Manchester City's Pellegrini refuses to publicly back goalkeeper Hart

• Miscommunication costs City in 2-1 defeat to Chelsea
• Pellegrini refuses to shake José Mourinho's hand
In pictures: the best images from all of Sunday's games

Manuel Pellegrini refused to offer Joe Hart a public show of support after the England goalkeeper's last-minute rush of blood presented Fernando Torres with Chelsea's winner and left Manchester City six points from the top of the Premier League.

Matija Nastasic's nodded back-pass looped over the onrushing Hart, who ended up well outside his penalty area, with Torres capping a fine performance by running through to convert only his second league goal of 2013. Hart's reaction, shouting "keeper's, fucking keeper's" as he retrieved the ball from his net, suggested he had attempted to warn Nastasic.

But his decision to tear out of the box did appear rash and similar to his error against Aston Villa last month which presented Andreas Weimann with a winner. There have been other high-profile errors, against Bayern Munich's Franck Ribéry and Arjen Robben, and Cardiff's Fraizer Campbell, as well as against Scotland with England. Indeed, Torres's winner was remarkably similar to Nikola Kalinic's goal for Blackburn at City three years ago, suggesting lessons have not been learned.

"What I think, I won't talk about," said Pellegrini, who was left infuriated by his opposite number José Mourinho's celebrations after Chelsea's winner. "I repeat that the analysis I do with individual players I do with the players, not the press. You must ask [Hart] how his confidence is.

"I talk just internally with the players. We are going to see the best way to arrange things. We are losing stupid points. The three defeats we had away we didn't deserve but the reality is we have lost them and we've had the important responsibility for the goals the other team scored. We try to arrange. We have time."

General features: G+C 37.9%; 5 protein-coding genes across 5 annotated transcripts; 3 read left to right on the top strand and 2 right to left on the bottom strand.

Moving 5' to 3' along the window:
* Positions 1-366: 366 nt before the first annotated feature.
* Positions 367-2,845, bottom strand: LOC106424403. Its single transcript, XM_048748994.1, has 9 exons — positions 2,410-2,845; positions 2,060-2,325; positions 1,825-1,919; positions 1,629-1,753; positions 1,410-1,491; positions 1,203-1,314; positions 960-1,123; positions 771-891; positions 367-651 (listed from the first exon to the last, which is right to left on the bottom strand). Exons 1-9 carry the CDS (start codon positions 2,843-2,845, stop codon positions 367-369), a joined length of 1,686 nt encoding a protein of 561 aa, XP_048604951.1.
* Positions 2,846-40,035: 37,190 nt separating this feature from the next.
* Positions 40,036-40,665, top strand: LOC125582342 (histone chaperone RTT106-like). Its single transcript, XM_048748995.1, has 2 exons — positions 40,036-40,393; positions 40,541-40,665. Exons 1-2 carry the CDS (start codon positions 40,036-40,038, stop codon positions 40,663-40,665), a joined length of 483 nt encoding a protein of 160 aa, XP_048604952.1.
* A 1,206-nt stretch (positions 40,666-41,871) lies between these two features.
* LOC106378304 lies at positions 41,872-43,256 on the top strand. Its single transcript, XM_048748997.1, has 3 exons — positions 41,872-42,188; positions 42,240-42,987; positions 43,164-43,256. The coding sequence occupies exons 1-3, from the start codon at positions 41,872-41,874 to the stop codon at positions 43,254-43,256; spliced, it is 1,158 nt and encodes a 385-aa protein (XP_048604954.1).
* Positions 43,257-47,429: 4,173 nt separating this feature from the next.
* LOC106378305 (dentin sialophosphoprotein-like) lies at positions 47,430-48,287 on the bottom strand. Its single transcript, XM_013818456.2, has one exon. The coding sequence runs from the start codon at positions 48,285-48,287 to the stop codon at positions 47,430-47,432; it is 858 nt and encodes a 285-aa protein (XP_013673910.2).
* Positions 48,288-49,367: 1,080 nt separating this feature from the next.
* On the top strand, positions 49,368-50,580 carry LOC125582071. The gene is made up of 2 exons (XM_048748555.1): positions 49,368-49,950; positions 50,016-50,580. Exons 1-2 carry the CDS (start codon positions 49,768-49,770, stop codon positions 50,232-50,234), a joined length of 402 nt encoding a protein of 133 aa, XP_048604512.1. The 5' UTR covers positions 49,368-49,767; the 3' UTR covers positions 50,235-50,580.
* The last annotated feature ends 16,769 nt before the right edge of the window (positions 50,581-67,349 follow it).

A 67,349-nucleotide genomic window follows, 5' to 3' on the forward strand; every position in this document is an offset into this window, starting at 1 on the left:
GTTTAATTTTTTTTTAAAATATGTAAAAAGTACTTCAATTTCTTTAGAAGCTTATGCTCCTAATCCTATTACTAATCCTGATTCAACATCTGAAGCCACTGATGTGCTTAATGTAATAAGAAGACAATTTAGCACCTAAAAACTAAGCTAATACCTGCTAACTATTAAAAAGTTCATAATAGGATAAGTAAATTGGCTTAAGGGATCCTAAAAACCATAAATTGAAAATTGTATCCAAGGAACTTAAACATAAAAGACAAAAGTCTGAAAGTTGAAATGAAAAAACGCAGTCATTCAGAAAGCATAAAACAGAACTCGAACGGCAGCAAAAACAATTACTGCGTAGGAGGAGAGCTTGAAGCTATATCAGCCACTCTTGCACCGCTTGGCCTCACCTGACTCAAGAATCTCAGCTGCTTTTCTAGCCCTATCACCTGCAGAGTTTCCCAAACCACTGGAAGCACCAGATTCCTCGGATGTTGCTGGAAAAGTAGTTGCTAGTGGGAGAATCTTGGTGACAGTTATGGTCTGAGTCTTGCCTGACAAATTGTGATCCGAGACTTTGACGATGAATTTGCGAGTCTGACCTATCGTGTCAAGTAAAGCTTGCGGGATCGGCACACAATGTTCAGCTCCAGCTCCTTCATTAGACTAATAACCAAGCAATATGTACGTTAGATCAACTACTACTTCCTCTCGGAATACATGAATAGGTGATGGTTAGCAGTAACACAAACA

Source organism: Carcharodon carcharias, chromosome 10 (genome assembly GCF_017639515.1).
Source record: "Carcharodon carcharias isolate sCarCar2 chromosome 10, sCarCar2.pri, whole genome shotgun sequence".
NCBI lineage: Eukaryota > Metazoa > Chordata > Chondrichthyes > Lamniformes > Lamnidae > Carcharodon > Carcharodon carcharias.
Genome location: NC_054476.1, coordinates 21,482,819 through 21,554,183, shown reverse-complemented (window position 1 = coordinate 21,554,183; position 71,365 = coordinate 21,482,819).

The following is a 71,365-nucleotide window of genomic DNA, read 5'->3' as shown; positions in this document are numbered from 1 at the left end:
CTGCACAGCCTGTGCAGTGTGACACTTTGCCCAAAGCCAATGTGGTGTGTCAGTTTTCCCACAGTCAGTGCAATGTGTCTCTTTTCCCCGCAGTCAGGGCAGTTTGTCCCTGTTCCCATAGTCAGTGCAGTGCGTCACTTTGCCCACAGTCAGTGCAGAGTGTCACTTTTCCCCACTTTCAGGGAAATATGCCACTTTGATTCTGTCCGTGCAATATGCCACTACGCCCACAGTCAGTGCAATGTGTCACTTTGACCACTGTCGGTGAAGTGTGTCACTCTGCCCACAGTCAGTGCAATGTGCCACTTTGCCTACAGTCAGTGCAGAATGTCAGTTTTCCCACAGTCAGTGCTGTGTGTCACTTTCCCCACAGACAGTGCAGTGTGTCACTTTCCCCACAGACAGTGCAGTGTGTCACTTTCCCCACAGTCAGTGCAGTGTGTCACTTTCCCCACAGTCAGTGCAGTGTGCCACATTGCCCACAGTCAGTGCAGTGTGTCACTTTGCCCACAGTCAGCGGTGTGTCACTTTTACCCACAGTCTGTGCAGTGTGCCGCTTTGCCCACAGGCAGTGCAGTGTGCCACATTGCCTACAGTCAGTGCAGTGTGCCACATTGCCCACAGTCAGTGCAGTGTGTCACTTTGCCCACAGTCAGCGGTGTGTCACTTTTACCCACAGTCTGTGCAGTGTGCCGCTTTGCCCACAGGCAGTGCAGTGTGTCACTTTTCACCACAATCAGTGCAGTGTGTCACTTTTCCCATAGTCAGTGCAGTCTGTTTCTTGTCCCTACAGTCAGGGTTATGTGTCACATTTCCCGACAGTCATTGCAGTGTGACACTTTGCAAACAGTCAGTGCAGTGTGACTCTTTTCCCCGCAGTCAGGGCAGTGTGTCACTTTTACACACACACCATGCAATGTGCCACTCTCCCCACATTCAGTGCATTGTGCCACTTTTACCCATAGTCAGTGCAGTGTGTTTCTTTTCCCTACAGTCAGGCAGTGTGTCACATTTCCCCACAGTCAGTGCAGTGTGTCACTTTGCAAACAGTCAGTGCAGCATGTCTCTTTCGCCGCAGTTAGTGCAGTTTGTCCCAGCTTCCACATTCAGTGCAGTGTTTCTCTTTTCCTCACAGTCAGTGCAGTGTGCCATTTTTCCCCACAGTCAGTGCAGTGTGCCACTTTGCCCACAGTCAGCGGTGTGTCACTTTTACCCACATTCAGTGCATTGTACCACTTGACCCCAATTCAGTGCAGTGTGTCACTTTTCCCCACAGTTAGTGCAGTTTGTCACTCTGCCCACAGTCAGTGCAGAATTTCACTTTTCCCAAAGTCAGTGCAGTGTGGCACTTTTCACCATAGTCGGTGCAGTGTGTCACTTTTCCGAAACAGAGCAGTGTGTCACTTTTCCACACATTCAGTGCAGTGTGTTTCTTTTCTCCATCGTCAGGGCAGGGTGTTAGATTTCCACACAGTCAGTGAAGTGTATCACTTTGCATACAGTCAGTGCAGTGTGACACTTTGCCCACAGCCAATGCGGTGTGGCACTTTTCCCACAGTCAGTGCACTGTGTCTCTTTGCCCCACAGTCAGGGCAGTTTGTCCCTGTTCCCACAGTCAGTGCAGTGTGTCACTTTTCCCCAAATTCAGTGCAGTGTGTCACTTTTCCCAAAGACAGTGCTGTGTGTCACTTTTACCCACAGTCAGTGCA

The Chilean confirmed he had declined to shake Mourinho's hand after the final whistle having been exasperated that the Chelsea manager ran across the visitors' technical area to celebrate with the supporters behind the dug-out. "I don't speak about him," he said. "I didn't expect anything else. It is a different way to celebrate from me. No, I didn't shake hands because I didn't want to."

Mourinho claimed he had jumped into that section of the support because his son, José Jr, was sitting there. "Chelsea is guilty because I want to buy a season ticket for my son and they give them a season ticket behind the away dug-out," he said. "I went for him, I promise. But this is the drama: I beat City in the last minute in Madrid and I slid on my trousers and ripped them; I conceded an equaliser in the last minute against Bayern Munich and [it felt as if] somebody put a knife in my back. This is the emotion. If they believe my son is there, great. If they don't believe, I apologise if they feel I did something wrong."

The victory, spurred by Torres's effervescent display and Ramires's tireless running in midfield, appeared significant for the hosts as they inflicted psychological damage upon direct rivals for the title. City have enjoyed the upper hand over Chelsea in the past year.

"But I watched all those games – at Wembley [FA Cup semi-final], the game at home, the game away, parts even of the friendlies in the United States – [the issue] was mental, not tactical," said Mourinho, who confirmed he would play a weakened team in Tuesday's Capital One Cup fourth-round tie at Arsenal.

"Some people tell me that I have now gone 65 matches at home unbeaten [in the Premier League] but that's not right. I have gone five matches. The past is the past.

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